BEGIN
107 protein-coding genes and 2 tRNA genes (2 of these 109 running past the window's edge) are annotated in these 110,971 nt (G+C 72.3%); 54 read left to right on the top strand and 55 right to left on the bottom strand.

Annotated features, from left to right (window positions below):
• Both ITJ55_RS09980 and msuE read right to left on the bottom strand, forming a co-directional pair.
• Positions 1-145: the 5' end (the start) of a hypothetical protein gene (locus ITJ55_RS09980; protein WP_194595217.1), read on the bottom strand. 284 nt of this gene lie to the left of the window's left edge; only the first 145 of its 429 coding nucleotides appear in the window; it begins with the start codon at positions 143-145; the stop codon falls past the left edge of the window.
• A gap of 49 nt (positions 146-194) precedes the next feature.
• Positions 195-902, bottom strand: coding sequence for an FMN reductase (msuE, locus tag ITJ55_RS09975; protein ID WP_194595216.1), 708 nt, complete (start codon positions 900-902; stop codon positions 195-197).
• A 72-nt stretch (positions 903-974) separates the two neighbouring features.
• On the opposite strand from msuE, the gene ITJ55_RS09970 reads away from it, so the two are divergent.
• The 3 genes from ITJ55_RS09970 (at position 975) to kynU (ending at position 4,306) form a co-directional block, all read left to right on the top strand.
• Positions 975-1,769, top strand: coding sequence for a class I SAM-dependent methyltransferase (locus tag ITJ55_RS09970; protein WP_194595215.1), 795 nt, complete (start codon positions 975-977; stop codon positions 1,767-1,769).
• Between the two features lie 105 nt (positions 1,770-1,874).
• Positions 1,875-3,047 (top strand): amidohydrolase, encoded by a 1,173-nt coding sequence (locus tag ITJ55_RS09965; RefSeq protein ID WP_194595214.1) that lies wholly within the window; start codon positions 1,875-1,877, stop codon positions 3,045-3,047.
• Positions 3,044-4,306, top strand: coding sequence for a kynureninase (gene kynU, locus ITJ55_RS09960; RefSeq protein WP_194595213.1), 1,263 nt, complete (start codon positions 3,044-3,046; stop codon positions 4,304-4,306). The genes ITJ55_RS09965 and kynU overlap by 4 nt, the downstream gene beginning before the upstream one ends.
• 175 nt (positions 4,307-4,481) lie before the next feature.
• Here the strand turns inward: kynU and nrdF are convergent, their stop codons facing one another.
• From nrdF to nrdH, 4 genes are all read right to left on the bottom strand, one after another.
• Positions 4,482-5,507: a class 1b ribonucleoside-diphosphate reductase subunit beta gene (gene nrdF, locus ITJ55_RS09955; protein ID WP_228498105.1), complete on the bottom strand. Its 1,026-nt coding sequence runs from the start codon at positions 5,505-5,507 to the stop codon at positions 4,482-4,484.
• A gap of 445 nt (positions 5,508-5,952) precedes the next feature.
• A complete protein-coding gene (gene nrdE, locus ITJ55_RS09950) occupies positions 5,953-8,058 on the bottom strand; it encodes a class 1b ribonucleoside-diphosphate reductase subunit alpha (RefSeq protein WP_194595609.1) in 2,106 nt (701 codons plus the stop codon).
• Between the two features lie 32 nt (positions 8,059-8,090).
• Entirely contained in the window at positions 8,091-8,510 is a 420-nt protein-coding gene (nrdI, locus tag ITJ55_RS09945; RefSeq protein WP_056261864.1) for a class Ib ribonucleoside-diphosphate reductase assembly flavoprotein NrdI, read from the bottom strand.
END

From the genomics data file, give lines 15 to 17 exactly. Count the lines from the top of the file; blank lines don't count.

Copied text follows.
• Here the strand turns inward: kynU and nrdF are convergent, their stop codons facing one another.
• From nrdF to nrdH, 4 genes are all read right to left on the bottom strand, one after another.
• Positions 4,482-5,507: a class 1b ribonucleoside-diphosphate reductase subunit beta gene (gene nrdF, locus ITJ55_RS09955; protein ID WP_228498105.1), complete on the bottom strand. Its 1,026-nt coding sequence runs from the start codon at positions 5,505-5,507 to the stop codon at positions 4,482-4,484.